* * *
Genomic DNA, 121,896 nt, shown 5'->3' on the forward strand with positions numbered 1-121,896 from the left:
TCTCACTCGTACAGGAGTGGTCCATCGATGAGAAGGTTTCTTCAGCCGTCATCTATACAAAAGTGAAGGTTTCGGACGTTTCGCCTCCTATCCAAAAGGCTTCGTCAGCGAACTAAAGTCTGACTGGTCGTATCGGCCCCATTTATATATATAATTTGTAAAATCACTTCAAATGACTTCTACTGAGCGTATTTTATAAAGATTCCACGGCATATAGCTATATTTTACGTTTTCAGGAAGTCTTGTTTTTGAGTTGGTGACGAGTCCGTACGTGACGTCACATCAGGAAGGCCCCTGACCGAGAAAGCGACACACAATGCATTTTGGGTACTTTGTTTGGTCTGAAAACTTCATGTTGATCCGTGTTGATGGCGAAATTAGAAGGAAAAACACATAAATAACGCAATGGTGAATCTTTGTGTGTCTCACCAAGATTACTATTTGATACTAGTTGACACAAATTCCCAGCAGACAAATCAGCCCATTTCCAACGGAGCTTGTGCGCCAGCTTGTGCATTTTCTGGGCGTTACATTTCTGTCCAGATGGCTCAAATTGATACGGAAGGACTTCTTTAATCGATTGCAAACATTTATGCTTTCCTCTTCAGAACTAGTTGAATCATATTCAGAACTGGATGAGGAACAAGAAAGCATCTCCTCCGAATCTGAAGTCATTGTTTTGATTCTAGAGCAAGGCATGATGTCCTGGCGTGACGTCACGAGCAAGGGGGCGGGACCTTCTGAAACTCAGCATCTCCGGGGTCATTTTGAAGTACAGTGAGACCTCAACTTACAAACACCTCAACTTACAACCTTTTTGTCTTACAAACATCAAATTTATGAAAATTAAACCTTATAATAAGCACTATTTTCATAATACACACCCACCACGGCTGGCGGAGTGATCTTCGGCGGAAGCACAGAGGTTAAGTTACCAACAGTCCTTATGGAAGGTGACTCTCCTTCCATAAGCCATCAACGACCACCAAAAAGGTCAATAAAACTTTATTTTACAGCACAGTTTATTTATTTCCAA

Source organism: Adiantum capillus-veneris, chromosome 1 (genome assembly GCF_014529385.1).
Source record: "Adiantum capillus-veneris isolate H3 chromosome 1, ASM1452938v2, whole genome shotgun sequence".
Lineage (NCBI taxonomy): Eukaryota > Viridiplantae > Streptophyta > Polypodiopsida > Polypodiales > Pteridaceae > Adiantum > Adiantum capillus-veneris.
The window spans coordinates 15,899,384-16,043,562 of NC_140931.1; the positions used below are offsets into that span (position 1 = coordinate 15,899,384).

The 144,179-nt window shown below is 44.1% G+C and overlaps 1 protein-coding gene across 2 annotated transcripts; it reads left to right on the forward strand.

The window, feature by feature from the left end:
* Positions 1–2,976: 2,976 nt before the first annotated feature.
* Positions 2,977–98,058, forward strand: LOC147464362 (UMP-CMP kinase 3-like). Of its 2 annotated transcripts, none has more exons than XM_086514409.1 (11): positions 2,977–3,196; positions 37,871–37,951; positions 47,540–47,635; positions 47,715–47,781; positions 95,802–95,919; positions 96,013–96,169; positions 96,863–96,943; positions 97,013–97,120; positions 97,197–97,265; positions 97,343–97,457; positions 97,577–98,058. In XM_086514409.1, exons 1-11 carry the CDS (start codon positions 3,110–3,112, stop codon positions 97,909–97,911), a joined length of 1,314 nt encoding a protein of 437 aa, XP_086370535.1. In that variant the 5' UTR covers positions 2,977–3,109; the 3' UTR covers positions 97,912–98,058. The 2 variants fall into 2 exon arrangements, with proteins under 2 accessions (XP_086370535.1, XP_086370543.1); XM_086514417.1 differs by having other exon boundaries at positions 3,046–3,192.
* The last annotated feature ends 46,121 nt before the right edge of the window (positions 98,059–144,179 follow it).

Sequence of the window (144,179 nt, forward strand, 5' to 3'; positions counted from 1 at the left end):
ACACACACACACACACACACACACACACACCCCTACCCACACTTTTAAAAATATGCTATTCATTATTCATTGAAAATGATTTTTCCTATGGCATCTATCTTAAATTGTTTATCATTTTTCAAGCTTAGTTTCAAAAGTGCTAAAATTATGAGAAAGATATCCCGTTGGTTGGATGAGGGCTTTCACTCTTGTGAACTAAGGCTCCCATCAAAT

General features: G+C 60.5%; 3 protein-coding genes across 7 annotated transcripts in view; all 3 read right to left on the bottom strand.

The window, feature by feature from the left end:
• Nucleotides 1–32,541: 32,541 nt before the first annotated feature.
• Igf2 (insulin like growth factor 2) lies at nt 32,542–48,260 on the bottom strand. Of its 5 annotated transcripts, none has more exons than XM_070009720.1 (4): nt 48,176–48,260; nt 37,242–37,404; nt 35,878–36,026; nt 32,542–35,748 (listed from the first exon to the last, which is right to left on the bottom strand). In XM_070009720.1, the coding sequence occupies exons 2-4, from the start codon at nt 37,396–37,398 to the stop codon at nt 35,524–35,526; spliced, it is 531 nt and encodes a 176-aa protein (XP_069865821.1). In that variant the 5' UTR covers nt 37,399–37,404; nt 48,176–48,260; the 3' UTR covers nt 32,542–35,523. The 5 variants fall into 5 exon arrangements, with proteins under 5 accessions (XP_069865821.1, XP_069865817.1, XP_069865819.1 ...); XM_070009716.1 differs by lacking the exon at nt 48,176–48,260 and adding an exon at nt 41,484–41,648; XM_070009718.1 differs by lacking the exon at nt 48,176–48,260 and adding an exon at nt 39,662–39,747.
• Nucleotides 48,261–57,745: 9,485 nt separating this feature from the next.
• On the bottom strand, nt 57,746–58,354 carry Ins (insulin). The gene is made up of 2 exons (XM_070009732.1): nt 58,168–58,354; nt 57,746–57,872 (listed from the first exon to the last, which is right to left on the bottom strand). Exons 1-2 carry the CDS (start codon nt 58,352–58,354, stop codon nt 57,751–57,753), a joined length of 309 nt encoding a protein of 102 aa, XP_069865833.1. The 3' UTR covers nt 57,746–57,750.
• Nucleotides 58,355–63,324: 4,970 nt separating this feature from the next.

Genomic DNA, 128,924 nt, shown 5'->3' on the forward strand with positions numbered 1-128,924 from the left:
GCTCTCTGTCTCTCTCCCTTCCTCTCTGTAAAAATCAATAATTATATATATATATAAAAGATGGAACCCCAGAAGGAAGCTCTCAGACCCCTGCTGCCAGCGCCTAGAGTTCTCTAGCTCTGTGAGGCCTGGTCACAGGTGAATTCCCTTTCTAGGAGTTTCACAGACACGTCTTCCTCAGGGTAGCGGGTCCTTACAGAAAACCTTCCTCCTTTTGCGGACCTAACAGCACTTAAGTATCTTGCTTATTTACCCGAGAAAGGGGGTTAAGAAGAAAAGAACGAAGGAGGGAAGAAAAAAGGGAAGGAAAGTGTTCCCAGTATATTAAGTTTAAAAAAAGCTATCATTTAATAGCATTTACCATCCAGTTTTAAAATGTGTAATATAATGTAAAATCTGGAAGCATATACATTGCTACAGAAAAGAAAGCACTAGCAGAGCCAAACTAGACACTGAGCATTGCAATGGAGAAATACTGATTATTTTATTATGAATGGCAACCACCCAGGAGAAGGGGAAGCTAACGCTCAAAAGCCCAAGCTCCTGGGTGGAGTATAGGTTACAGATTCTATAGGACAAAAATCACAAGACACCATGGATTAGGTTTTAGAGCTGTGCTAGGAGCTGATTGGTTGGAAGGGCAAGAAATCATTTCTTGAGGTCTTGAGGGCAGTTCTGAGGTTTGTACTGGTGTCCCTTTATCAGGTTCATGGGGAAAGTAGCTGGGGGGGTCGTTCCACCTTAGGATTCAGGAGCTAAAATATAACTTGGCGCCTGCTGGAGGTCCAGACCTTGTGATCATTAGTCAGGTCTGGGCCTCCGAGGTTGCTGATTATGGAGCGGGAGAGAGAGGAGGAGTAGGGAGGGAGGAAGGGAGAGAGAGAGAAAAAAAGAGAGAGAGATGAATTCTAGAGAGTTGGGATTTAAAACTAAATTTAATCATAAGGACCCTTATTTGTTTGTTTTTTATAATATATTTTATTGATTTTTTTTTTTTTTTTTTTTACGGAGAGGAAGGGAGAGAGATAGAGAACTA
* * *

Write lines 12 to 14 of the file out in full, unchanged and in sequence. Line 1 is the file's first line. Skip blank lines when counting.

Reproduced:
Sequence of the window (144,179 nt, forward strand, 5' to 3'; positions counted from 1 at the left end):
ACACACACACACACACACACACACACACACCCCTACCCACACTTTTAAAAATATGCTATTCATTATTCATTGAAAATGATTTTTCCTATGGCATCTATCTTAAATTGTTTATCATTTTTCAAGCTTAGTTTCAAAAGTGCTAAAATTATGAGAAAGATATCCCGTTGGTTGGATGAGGGCTTTCACTCTTGTGAACTAAGGCTCCCATCAAAT

General features: G+C 60.5%; 3 protein-coding genes across 7 annotated transcripts in view; all 3 read right to left on the bottom strand.